*New podcast: Interview with Malcolm Le Grice on expanded cinema,
structuralism, opositional cinema, the politics of perception and The
London Filmakers Co-op Workshop*

Link: http://rwm.macba.cat/en/specials/fons-audio-malcolm-le-grice/capsula

*Malcolm Le Grice *(Plymouth, Great Britain, 1940) is a pioneer of British
experimental film. Although he trained as a painter, by the mid-sixties his
interest in computers and particularly celluloid made it clear that he
would focus on other media and tools. Concerned with generating experiences
rather than concepts, his works often juxtapose visual and sound loops,
eschewing the traditional notion of narrative in favour of immersion in an
eminently chromatic, dreamlike world governed by a raw, non-linear logic.
“Ideas emerge from sensation from colour, image, sound, movement, and
time,” he says. Le Grice, who was fundamental to founding the Coop Film
workshop -together with David Curtis- and an active member of the Coop in
1966, has also written theoretical texts and worked in the field of
education. He was one of the first filmmakers to use multiple screens and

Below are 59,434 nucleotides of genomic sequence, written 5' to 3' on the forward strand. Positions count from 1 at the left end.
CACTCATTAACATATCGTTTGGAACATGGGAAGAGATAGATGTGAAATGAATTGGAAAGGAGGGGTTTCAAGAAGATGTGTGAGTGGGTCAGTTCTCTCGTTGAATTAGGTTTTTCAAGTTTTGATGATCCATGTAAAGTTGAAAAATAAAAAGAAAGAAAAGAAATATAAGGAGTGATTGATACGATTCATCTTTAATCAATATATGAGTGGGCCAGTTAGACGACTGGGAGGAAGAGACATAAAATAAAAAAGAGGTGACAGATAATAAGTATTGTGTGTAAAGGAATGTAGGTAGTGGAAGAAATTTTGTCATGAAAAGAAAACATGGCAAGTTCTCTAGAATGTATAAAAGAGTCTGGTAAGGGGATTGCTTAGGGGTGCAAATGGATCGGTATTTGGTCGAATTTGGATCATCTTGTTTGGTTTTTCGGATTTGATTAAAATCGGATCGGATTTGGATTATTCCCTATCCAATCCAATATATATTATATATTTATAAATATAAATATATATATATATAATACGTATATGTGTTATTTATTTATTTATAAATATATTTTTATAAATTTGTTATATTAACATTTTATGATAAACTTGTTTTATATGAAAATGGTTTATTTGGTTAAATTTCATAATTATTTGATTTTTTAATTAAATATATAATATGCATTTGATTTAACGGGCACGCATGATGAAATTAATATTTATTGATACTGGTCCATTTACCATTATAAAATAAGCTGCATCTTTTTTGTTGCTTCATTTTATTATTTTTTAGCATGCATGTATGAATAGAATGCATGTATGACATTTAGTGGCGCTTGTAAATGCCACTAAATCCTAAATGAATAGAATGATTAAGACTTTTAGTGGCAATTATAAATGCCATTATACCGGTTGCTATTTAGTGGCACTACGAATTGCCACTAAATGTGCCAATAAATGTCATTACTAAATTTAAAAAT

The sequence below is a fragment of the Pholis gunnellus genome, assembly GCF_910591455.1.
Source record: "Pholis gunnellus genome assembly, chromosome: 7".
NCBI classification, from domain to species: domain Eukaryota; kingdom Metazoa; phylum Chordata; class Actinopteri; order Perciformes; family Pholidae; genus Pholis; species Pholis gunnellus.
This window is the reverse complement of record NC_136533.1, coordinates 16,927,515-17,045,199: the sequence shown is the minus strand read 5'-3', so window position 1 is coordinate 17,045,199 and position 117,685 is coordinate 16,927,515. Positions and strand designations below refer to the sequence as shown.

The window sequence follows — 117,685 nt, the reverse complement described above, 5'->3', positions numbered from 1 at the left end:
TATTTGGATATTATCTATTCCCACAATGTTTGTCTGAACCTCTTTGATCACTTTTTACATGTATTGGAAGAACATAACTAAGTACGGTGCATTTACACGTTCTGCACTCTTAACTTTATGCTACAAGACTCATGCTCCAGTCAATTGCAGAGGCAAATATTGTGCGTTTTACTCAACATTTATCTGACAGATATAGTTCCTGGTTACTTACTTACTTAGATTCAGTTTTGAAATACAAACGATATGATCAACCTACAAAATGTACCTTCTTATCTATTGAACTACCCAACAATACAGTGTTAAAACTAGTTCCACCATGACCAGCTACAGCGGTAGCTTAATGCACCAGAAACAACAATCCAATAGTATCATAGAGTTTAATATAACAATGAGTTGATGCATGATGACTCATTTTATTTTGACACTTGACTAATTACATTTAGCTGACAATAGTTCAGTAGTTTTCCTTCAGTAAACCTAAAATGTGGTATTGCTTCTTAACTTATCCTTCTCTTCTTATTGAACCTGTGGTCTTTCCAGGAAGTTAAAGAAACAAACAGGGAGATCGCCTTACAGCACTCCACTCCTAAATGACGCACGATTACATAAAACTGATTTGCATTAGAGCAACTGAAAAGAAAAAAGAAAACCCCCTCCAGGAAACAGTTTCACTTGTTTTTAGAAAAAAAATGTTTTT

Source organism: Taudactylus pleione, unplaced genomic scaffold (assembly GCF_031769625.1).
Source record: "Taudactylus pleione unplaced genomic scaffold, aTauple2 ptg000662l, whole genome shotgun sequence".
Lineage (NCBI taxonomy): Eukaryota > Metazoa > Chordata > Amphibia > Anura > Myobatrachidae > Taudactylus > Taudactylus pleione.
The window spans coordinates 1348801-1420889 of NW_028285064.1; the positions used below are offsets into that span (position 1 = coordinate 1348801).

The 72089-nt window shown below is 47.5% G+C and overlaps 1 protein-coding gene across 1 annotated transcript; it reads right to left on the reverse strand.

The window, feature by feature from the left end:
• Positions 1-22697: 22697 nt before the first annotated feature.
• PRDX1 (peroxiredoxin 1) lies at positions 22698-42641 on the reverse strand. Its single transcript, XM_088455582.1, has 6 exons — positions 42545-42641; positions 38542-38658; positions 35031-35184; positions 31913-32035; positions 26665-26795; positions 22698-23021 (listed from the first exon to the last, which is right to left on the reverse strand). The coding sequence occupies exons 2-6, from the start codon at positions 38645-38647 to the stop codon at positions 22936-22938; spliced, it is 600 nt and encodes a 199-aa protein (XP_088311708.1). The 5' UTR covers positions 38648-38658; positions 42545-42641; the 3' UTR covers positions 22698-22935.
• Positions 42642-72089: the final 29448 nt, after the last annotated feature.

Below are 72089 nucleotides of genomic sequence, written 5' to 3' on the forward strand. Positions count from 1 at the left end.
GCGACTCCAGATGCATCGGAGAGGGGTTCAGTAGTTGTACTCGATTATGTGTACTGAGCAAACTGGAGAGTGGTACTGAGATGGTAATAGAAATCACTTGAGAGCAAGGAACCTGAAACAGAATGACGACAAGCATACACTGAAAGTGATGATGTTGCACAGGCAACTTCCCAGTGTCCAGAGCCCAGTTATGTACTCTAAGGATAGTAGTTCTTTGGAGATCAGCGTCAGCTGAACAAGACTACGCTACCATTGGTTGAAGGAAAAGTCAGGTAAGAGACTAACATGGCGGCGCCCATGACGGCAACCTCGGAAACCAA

to introduce experimental soundtracks to enhance what he calls the
awareness of presence.

In this podcast, Malcolm Le Grice talks about his 1970 work "Berlin Horse",
which is part of the MACBA Collection and moves on to expanded cinema,
materialist structuralism, latency, suspense, and the representation of
time in his work.

*00:43* "Berlin Horse, 1970
*03:39* Again, I had no plan
*05:19* It wasn't a profecy, but...
*06:33* And then Brian Eno asked me to do the soundtrack
*09:23* Structuralism: a bad description
*14:18* I'm not so interested in ideas
*15:01* Something in there that is latent
*16:18* A process that is not driven by a script or an idea
*17:31* Expanded cinema
19:36 The presenceness and the spatial aspect
*20:39* Narrative makes it all far too simple
*22:02* It's happening now
*24:04* Influences
*26:17* Oppositional cinema
*28:01* Politics of perception
*29:00* The London Filmakers Co-op Workshop
*33:45* Now you've got YouTube
*34:23* A general literacy
*36:27* A massively different context

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